Erratum to "Proportionality and Strategyproofness in Multiwinner Elections" [1]
Dominik Peters, 2020-02-16
Boas Kluiving, Adriaan de Vries, and Pepijn Vrijbergen (University of
Amsterdam) have pointed out to me that the proof of Lemma 5.5 (the
induction step that shows that if there exists a good rule for m+1
alternatives, then there exists one for m alternatives) contains a gap:
it is not clear why the rule f_m does not elect candidate c_{m+1}.
I do not know how to fix this gap, and regret the error.
One solution is given in a version of this paper that appears in my
DPhil thesis [2] in chapter 7. There, I add an additional axiom called
weak efficiency. It requires that a candidate who is approved by no
voter may not be part of the winning committee, unless there are fewer
than k candidates in total that receive at least one approval.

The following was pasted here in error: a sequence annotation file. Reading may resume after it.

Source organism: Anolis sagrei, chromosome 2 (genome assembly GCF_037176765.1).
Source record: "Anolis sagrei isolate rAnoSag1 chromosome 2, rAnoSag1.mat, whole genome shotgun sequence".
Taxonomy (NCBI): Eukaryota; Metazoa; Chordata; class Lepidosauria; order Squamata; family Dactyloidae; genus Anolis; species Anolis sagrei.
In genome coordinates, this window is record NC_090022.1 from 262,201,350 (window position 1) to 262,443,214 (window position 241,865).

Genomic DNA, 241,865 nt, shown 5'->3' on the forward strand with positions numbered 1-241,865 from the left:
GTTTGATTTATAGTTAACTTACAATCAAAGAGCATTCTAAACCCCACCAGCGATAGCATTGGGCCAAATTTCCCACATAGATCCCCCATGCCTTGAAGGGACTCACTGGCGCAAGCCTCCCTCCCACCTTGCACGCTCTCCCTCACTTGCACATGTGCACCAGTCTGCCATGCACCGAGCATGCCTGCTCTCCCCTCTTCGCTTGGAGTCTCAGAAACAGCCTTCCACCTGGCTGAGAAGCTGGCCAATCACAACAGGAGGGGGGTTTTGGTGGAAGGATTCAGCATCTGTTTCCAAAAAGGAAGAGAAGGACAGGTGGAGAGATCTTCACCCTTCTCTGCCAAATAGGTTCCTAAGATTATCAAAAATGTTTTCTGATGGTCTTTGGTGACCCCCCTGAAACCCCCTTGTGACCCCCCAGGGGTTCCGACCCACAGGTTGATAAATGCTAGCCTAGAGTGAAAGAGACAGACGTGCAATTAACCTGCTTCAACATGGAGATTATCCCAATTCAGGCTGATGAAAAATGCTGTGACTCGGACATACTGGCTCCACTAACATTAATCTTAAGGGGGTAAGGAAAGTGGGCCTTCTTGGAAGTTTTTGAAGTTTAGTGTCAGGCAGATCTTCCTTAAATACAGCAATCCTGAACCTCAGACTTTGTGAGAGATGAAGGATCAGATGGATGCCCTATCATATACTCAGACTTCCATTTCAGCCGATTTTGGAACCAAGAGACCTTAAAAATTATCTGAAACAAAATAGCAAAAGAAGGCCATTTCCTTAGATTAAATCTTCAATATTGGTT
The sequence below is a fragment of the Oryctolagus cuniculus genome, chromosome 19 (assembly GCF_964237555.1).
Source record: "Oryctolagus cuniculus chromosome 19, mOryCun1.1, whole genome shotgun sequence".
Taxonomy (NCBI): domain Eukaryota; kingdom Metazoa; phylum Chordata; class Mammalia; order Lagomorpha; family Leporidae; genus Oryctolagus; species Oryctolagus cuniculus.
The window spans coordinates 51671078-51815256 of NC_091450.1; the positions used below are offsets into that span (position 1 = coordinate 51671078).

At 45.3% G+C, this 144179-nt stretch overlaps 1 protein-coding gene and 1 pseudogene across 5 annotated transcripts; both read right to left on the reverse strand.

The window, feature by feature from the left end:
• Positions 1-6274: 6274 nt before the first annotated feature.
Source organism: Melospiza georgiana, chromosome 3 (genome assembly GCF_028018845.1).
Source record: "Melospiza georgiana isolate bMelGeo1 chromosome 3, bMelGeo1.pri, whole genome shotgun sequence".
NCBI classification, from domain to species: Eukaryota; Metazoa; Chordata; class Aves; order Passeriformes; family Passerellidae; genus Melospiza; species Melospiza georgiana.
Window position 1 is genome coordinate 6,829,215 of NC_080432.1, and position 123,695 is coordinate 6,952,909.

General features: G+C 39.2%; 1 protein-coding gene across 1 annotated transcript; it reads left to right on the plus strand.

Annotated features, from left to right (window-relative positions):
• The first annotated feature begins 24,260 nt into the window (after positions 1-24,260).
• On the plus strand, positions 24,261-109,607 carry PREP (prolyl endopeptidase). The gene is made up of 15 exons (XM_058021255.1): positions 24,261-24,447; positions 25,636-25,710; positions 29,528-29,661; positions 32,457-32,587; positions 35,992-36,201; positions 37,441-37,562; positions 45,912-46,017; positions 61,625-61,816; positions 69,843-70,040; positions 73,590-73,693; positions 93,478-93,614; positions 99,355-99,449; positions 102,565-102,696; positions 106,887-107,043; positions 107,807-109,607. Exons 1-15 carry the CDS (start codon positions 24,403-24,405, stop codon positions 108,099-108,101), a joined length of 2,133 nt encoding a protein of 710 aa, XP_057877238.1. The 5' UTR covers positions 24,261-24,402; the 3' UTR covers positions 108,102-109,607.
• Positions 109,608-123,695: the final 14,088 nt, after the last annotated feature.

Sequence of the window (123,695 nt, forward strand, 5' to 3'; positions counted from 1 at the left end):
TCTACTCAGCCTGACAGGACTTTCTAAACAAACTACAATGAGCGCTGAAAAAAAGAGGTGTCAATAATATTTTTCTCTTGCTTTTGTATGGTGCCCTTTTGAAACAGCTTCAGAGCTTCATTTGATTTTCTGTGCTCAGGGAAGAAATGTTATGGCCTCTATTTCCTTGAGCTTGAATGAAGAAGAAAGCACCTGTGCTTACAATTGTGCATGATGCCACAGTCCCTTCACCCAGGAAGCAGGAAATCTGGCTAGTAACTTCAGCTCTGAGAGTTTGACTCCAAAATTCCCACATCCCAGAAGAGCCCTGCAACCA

For small parameter values, the SAT solver indicates that the main
theorem of the paper holds as stated (without weak efficiency), but
I can't prove suitable induction steps. I would be very interested
in a proof.
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Added 2023-10-02:
Another possible solution goes along the following lines:
(1) Change the model to allow rules to output committees of size at
most k instead of exactly k (this strengthens an impossibility).
(2) Weaken strategyproofness to only allow manipulations where
before the manipulation none of the approved alternatives
were winning and manipulations where after the manipulation
all approved alternatives are winning.
(3) Strengthen proportionality to JR.
Notice that Lemma 5.2 now follows from (3). One can check that the
proof of the base case works even with (1) and (2).
The induction step for n works even for (1) by using (2).
The induction step for m work because of (1).
The induction step for k works because of (3).
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[1] D. Peters. Proportionality and strategyproofness in multiwinner
elections. In Proceedings of the 17th International Conference on
Autonomous Agents and Multiagent Systems (AAMAS), pages 1549–1557, 2018.
[2] D. Peters. Fair Division of the Commons. DPhil thesis,
University of Oxford, 2019.
https://dominik-peters.de/publications/thesis.pdf#page=97